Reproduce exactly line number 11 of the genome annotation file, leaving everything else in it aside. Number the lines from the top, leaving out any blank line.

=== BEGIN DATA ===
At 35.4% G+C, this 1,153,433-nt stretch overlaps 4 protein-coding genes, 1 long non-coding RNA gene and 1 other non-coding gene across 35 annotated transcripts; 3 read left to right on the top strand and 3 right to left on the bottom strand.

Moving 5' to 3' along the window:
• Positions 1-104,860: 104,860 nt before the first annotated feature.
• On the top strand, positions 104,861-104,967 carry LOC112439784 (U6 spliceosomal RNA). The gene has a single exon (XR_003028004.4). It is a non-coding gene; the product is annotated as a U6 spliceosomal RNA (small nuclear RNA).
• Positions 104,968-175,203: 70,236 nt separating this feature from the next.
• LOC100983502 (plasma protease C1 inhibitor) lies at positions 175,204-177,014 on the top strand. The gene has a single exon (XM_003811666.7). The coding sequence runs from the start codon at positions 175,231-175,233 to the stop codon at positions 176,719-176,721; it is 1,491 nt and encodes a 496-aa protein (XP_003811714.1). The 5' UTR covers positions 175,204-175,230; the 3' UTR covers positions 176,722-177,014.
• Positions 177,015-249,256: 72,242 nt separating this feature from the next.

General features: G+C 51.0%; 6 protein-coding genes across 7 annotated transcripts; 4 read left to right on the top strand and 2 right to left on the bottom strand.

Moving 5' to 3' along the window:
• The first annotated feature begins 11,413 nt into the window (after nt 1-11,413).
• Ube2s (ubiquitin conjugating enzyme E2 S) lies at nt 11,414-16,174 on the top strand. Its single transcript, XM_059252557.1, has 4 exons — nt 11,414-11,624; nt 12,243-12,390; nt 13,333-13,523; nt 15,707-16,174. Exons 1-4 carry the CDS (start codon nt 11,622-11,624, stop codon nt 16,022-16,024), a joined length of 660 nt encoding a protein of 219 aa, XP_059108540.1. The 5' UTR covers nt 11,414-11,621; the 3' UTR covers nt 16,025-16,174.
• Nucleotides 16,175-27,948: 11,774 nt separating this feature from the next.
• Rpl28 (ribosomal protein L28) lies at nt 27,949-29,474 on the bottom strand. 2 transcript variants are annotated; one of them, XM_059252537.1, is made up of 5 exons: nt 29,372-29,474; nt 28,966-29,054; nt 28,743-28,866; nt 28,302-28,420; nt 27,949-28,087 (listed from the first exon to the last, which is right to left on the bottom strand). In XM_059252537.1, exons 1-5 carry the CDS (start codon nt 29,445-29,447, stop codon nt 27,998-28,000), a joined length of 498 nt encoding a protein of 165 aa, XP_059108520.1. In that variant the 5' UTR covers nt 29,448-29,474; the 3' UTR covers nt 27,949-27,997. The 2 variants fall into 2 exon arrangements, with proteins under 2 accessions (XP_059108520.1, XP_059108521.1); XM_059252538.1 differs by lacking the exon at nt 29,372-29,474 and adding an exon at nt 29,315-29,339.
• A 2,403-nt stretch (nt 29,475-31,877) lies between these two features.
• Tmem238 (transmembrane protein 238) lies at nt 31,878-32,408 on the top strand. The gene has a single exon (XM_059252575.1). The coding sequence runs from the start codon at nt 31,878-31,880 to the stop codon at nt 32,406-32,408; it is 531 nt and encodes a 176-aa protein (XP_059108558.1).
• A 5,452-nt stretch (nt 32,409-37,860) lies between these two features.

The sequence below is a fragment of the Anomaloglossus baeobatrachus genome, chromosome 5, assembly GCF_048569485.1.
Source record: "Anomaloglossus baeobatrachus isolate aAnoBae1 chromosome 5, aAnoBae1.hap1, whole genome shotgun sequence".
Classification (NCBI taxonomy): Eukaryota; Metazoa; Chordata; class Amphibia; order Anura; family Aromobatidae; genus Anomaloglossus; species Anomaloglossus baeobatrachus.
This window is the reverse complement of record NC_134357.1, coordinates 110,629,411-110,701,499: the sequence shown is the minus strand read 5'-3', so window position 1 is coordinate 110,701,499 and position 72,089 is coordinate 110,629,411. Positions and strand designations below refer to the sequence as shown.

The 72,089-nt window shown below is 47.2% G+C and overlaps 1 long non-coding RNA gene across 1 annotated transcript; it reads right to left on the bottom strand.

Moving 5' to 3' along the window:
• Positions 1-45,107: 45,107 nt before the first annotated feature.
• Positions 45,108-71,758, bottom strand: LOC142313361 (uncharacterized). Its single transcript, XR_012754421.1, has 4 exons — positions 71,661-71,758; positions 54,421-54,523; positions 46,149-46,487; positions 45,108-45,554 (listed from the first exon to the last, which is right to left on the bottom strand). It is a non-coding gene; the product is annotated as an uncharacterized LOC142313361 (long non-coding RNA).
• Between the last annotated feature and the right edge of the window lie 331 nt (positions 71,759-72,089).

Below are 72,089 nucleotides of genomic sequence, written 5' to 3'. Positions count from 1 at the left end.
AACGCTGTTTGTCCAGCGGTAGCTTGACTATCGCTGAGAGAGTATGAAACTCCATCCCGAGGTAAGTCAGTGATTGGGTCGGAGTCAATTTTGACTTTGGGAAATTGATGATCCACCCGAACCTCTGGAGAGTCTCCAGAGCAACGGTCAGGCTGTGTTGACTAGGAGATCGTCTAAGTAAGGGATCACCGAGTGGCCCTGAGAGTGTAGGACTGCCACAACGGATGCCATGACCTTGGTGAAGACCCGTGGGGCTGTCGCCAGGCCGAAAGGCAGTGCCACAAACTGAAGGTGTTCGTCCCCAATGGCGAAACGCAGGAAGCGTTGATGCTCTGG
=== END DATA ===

• Ube2s (ubiquitin conjugating enzyme E2 S) lies at nt 11,414-16,174 on the top strand. Its single transcript, XM_059252557.1, has 4 exons — nt 11,414-11,624; nt 12,243-12,390; nt 13,333-13,523; nt 15,707-16,174. Exons 1-4 carry the CDS (start codon nt 11,622-11,624, stop codon nt 16,022-16,024), a joined length of 660 nt encoding a protein of 219 aa, XP_059108540.1. The 5' UTR covers nt 11,414-11,621; the 3' UTR covers nt 16,025-16,174.